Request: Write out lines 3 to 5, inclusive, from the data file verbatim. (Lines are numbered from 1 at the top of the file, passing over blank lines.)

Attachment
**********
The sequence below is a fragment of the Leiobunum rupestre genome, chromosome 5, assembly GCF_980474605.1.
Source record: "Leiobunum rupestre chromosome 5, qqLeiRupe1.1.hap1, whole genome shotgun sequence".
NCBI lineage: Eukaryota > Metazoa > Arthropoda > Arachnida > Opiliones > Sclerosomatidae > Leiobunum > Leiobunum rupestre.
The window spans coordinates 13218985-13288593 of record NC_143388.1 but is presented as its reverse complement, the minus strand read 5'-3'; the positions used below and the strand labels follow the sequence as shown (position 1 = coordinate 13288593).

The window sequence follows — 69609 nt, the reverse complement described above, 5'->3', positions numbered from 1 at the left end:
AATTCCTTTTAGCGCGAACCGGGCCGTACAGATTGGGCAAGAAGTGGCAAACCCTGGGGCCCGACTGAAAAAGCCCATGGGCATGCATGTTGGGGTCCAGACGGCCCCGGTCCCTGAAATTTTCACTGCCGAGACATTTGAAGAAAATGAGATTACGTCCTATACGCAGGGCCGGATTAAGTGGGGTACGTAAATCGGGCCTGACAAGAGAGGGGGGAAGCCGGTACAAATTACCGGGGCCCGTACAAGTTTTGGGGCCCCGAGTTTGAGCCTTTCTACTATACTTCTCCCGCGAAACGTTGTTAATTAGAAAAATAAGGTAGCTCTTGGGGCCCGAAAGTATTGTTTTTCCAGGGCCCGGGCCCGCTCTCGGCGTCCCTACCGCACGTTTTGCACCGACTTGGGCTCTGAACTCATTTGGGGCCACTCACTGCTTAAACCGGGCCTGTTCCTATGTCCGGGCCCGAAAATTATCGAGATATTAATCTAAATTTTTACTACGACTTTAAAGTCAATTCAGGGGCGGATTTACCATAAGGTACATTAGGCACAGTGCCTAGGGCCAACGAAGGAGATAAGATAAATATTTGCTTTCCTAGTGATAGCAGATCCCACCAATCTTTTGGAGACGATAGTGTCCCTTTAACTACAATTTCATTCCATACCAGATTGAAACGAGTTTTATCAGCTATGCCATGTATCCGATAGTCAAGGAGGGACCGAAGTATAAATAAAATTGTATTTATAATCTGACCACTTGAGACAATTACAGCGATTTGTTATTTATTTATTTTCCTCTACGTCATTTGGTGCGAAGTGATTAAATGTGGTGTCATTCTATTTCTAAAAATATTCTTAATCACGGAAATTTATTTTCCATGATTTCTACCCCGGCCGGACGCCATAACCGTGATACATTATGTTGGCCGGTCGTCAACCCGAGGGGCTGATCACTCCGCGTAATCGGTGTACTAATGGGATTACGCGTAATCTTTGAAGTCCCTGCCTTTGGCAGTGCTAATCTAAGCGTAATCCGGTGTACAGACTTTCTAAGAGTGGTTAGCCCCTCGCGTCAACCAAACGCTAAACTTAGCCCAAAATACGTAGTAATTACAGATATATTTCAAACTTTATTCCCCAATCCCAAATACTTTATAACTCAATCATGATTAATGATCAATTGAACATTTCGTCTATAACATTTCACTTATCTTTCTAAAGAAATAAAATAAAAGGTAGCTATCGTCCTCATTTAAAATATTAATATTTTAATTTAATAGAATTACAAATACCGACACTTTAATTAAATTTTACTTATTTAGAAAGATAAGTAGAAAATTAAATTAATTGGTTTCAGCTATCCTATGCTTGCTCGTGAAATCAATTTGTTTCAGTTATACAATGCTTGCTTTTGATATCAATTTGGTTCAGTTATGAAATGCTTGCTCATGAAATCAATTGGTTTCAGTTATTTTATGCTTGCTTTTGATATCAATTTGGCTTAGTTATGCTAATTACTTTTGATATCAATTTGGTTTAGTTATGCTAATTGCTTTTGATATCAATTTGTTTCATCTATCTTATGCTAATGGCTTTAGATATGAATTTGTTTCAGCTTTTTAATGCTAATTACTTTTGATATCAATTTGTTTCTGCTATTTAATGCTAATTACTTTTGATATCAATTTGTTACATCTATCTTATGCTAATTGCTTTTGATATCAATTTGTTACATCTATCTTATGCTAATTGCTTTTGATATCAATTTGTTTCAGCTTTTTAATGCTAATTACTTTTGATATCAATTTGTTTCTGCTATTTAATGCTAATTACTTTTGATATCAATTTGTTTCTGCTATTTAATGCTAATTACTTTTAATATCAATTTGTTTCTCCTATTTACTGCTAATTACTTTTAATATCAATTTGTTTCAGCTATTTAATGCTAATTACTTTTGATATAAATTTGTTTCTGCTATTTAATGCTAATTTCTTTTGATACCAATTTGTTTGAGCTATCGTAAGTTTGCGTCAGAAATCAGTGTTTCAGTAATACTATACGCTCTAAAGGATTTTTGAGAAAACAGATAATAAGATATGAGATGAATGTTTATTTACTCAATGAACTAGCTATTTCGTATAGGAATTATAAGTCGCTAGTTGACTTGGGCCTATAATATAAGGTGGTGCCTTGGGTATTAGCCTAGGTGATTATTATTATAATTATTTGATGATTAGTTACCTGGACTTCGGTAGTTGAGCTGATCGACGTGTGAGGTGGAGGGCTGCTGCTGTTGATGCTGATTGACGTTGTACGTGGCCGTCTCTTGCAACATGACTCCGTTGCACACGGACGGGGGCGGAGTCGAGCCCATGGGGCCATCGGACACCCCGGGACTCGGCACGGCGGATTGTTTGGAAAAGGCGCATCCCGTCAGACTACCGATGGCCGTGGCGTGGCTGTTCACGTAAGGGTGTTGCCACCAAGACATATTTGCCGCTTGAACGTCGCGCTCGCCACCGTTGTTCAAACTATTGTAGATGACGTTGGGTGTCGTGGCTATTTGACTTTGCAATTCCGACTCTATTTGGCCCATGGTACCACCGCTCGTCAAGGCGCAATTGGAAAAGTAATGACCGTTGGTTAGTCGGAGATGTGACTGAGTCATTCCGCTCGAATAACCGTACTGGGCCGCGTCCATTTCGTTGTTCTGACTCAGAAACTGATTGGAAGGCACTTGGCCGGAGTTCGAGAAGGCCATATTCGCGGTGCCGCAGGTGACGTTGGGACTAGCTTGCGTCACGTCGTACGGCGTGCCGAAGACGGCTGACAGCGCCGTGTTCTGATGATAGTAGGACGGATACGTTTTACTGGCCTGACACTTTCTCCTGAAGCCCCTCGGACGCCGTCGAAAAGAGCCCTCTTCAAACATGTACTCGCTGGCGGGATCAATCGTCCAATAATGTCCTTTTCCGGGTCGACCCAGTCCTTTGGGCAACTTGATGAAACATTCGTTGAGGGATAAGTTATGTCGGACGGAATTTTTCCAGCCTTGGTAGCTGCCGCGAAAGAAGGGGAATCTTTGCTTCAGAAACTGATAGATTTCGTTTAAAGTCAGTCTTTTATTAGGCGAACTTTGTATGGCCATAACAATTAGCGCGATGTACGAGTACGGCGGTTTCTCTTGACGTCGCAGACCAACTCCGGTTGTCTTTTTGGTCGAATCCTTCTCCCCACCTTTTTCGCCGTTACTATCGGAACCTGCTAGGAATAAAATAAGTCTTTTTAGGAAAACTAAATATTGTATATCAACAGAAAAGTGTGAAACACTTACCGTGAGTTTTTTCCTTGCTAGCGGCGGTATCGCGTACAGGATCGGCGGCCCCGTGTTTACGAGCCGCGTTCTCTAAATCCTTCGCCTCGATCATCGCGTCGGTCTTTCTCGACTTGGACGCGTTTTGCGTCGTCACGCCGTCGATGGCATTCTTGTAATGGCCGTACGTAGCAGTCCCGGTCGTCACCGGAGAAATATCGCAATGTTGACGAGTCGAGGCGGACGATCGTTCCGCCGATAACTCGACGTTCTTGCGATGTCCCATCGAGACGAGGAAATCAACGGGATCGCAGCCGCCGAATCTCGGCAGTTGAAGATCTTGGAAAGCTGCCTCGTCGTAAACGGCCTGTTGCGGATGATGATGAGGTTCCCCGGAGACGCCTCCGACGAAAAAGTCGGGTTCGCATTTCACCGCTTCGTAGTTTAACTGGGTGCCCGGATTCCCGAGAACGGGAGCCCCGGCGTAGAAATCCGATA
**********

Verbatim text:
NCBI lineage: Eukaryota > Metazoa > Arthropoda > Arachnida > Opiliones > Sclerosomatidae > Leiobunum > Leiobunum rupestre.
The window spans coordinates 13218985-13288593 of record NC_143388.1 but is presented as its reverse complement, the minus strand read 5'-3'; the positions used below and the strand labels follow the sequence as shown (position 1 = coordinate 13288593).

The window sequence follows — 69609 nt, the reverse complement described above, 5'->3', positions numbered from 1 at the left end: